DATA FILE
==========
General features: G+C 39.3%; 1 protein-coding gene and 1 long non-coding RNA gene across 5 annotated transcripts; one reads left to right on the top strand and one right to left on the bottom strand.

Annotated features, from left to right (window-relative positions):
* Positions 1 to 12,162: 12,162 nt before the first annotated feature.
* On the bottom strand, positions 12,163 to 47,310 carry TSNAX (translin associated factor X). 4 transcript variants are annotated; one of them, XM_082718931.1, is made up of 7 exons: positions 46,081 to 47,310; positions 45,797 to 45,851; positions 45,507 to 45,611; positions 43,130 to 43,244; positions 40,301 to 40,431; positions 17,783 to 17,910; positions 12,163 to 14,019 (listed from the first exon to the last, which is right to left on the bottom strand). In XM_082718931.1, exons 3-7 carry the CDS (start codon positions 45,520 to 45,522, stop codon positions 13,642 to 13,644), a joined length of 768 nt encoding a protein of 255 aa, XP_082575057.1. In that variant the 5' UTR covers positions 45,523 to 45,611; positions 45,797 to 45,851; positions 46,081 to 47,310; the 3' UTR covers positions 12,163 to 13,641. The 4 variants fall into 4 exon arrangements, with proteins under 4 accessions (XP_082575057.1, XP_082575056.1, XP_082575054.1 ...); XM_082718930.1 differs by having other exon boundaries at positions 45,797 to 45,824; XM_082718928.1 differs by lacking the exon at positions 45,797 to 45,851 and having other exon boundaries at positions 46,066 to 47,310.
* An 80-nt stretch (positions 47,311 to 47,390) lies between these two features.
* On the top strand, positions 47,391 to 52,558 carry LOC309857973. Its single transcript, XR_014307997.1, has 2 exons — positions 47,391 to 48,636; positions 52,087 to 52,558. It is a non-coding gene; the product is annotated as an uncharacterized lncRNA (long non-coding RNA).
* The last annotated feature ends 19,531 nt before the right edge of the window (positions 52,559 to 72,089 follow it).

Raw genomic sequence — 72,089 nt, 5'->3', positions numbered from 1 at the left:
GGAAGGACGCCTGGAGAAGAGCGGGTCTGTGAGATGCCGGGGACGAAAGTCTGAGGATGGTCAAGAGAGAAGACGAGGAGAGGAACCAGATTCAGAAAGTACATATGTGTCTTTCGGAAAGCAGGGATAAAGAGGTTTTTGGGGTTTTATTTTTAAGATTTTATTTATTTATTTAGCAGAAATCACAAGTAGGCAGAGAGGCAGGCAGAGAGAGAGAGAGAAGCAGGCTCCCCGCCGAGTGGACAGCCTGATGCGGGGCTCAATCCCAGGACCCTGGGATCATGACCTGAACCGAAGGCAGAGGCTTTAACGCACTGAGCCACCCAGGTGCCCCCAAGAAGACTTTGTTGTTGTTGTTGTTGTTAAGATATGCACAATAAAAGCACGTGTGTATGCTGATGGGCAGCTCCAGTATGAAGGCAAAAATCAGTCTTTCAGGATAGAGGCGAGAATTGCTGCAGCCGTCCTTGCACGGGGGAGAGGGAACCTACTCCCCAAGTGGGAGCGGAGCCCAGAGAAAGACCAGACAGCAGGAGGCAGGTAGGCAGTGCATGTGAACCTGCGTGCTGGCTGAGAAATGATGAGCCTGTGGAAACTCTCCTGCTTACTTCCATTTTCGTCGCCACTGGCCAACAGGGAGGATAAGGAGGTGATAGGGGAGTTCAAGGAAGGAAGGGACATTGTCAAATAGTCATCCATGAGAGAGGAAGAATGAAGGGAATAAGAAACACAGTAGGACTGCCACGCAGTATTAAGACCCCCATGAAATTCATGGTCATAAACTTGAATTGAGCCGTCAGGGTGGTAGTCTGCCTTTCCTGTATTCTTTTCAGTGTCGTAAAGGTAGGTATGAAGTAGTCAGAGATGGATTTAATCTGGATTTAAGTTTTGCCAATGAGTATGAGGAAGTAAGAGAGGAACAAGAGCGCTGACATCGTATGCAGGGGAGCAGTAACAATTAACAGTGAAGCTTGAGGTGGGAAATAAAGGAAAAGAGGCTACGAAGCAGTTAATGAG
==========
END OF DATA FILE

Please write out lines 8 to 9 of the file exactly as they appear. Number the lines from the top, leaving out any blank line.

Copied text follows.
Raw genomic sequence — 72,089 nt, 5'->3', positions numbered from 1 at the left:
GGAAGGACGCCTGGAGAAGAGCGGGTCTGTGAGATGCCGGGGACGAAAGTCTGAGGATGGTCAAGAGAGAAGACGAGGAGAGGAACCAGATTCAGAAAGTACATATGTGTCTTTCGGAAAGCAGGGATAAAGAGGTTTTTGGGGTTTTATTTTTAAGATTTTATTTATTTATTTAGCAGAAATCACAAGTAGGCAGAGAGGCAGGCAGAGAGAGAGAGAGAAGCAGGCTCCCCGCCGAGTGGACAGCCTGATGCGGGGCTCAATCCCAGGACCCTGGGATCATGACCTGAACCGAAGGCAGAGGCTTTAACGCACTGAGCCACCCAGGTGCCCCCAAGAAGACTTTGTTGTTGTTGTTGTTGTTAAGATATGCACAATAAAAGCACGTGTGTATGCTGATGGGCAGCTCCAGTATGAAGGCAAAAATCAGTCTTTCAGGATAGAGGCGAGAATTGCTGCAGCCGTCCTTGCACGGGGGAGAGGGAACCTACTCCCCAAGTGGGAGCGGAGCCCAGAGAAAGACCAGACAGCAGGAGGCAGGTAGGCAGTGCATGTGAACCTGCGTGCTGGCTGAGAAATGATGAGCCTGTGGAAACTCTCCTGCTTACTTCCATTTTCGTCGCCACTGGCCAACAGGGAGGATAAGGAGGTGATAGGGGAGTTCAAGGAAGGAAGGGACATTGTCAAATAGTCATCCATGAGAGAGGAAGAATGAAGGGAATAAGAAACACAGTAGGACTGCCACGCAGTATTAAGACCCCCATGAAATTCATGGTCATAAACTTGAATTGAGCCGTCAGGGTGGTAGTCTGCCTTTCCTGTATTCTTTTCAGTGTCGTAAAGGTAGGTATGAAGTAGTCAGAGATGGATTTAATCTGGATTTAAGTTTTGCCAATGAGTATGAGGAAGTAAGAGAGGAACAAGAGCGCTGACATCGTATGCAGGGGAGCAGTAACAATTAACAGTGAAGCTTGAGGTGGGAAATAAAGGAAAAGAGGCTACGAAGCAGTTAATGAG